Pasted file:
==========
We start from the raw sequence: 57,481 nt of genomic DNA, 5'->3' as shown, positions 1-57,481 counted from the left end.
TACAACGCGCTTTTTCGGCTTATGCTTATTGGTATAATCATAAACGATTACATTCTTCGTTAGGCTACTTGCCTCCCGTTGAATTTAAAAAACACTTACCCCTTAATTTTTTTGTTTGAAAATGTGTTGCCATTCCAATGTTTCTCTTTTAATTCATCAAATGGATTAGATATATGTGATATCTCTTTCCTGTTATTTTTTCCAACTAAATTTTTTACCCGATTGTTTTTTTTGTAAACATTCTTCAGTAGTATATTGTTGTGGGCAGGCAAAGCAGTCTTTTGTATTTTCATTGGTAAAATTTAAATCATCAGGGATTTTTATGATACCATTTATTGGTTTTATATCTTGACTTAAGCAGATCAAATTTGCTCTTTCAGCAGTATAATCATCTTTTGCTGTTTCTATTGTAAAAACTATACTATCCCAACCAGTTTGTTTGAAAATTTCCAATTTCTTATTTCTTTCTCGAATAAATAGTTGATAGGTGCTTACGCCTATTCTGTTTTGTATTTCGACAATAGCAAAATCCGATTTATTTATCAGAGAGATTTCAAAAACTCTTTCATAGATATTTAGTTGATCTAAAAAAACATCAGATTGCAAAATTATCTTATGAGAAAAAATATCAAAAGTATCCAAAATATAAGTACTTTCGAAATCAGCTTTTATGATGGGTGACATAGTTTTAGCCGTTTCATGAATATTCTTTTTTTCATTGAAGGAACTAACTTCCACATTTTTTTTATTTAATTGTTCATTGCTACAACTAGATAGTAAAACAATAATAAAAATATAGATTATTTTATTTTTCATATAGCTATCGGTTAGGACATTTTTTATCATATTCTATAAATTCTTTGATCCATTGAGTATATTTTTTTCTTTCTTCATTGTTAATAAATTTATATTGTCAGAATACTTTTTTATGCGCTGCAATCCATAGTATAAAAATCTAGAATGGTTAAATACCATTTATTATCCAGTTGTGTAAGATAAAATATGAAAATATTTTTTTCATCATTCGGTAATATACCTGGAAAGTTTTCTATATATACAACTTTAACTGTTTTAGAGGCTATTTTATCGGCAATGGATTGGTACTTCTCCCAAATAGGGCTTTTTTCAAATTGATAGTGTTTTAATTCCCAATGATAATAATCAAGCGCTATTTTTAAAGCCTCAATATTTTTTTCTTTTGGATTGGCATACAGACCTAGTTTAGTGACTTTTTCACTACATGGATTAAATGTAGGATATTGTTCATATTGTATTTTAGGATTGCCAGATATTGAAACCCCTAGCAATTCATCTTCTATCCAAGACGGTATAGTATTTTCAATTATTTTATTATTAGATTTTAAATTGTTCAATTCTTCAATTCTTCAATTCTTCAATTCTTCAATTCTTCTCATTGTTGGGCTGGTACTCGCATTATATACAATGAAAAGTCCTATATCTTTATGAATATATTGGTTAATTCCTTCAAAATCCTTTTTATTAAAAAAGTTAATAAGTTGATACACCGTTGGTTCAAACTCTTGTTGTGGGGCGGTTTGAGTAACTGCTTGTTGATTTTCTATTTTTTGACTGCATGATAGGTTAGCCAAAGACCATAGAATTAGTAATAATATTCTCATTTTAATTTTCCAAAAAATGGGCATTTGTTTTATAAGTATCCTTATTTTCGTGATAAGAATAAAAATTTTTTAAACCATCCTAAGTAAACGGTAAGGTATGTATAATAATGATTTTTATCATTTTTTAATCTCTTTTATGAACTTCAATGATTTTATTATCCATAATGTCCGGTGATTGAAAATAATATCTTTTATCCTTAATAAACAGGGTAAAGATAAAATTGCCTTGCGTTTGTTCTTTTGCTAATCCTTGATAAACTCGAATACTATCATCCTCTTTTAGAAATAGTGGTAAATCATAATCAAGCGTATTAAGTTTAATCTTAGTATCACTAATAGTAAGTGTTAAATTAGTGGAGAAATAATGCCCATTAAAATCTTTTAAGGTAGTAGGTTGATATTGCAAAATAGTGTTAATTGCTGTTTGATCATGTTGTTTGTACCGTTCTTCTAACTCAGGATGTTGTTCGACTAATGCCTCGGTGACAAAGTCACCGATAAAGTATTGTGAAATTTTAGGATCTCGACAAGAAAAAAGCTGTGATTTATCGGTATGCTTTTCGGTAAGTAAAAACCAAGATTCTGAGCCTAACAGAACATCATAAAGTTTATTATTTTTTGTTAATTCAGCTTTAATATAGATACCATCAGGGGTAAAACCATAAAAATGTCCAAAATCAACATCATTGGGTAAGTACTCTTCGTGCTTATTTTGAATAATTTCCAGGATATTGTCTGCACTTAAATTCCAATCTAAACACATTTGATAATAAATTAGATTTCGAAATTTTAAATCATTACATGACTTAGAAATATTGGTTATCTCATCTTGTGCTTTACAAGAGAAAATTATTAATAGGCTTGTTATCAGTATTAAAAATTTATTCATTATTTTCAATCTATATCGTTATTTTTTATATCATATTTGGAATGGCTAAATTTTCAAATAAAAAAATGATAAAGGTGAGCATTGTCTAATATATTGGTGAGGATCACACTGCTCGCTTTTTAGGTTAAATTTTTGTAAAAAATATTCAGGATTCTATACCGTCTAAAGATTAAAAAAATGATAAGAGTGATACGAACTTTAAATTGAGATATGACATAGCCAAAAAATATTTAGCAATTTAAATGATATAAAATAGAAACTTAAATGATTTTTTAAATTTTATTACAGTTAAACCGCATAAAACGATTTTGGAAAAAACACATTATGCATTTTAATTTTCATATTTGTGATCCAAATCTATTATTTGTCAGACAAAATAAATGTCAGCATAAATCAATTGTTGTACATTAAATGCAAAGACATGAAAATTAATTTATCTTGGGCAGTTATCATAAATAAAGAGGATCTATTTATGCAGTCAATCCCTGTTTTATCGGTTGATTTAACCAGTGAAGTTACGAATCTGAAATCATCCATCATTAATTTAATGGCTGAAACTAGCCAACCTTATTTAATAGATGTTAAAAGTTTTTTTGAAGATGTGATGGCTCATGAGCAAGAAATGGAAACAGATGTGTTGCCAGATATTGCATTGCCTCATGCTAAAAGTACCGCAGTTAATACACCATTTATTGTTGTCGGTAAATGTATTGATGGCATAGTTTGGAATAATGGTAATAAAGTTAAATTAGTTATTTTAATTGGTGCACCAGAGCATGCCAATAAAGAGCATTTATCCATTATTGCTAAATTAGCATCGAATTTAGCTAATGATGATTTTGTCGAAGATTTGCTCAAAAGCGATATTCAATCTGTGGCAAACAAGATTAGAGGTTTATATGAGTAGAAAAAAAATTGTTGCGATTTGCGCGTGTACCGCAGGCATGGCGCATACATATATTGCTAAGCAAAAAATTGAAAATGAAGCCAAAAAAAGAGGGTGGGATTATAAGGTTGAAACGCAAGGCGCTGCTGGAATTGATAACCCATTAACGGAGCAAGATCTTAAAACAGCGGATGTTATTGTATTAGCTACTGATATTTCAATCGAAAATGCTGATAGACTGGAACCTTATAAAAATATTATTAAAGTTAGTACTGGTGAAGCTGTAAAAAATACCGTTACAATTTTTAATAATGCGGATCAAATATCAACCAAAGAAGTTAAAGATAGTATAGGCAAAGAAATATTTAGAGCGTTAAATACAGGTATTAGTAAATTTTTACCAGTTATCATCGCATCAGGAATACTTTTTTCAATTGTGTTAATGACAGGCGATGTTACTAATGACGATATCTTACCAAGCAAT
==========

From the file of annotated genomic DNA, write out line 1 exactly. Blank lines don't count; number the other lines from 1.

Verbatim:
We start from the raw sequence: 57,481 nt of genomic DNA, 5'->3' as shown, positions 1-57,481 counted from the left end.